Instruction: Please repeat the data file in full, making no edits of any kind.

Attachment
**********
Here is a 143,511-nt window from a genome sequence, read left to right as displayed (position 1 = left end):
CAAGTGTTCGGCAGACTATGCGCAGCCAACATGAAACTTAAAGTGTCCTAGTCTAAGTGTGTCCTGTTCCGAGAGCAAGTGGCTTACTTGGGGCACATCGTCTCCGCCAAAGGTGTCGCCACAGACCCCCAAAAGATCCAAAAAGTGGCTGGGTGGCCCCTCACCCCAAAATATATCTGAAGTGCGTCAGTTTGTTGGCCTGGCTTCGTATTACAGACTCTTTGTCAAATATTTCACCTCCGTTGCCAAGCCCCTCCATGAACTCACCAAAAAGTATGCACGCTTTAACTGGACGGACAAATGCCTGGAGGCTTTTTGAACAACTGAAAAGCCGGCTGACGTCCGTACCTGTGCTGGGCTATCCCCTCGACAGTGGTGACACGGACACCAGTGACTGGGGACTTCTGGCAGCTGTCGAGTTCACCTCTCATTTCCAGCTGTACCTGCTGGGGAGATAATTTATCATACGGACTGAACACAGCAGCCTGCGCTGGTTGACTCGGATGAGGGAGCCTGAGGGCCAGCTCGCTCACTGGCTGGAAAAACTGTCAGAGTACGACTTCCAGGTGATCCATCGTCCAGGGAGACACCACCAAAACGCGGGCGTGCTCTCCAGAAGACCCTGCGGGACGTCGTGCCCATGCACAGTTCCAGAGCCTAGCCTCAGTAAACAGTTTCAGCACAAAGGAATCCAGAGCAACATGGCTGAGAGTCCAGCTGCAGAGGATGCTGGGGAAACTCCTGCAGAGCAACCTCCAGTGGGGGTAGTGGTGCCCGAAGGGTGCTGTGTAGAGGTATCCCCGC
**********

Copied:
Here is a 143,511-nt window from a genome sequence, read left to right as displayed (position 1 = left end):
CAAGTGTTCGGCAGACTATGCGCAGCCAACATGAAACTTAAAGTGTCCTAGTCTAAGTGTGTCCTGTTCCGAGAGCAAGTGGCTTACTTGGGGCACATCGTCTCCGCCAAAGGTGTCGCCACAGACCCCCAAAAGATCCAAAAAGTGGCTGGGTGGCCCCTCACCCCAAAATATATCTGAAGTGCGTCAGTTTGTTGGCCTGGCTTCGTATTACAGACTCTTTGTCAAATATTTCACCTCCGTTGCCAAGCCCCTCCATGAACTCACCAAAAAGTATGCACGCTTTAACTGGACGGACAAATGCCTGGAGGCTTTTTGAACAACTGAAAAGCCGGCTGACGTCCGTACCTGTGCTGGGCTATCCCCTCGACAGTGGTGACACGGACACCAGTGACTGGGGACTTCTGGCAGCTGTCGAGTTCACCTCTCATTTCCAGCTGTACCTGCTGGGGAGATAATTTATCATACGGACTGAACACAGCAGCCTGCGCTGGTTGACTCGGATGAGGGAGCCTGAGGGCCAGCTCGCTCACTGGCTGGAAAAACTGTCAGAGTACGACTTCCAGGTGATCCATCGTCCAGGGAGACACCACCAAAACGCGGGCGTGCTCTCCAGAAGACCCTGCGGGACGTCGTGCCCATGCACAGTTCCAGAGCCTAGCCTCAGTAAACAGTTTCAGCACAAAGGAATCCAGAGCAACATGGCTGAGAGTCCAGCTGCAGAGGATGCTGGGGAAACTCCTGCAGAGCAACCTCCAGTGGGGGTAGTGGTGCCCGAAGGGTGCTGTGTAGAGGTATCCCCGC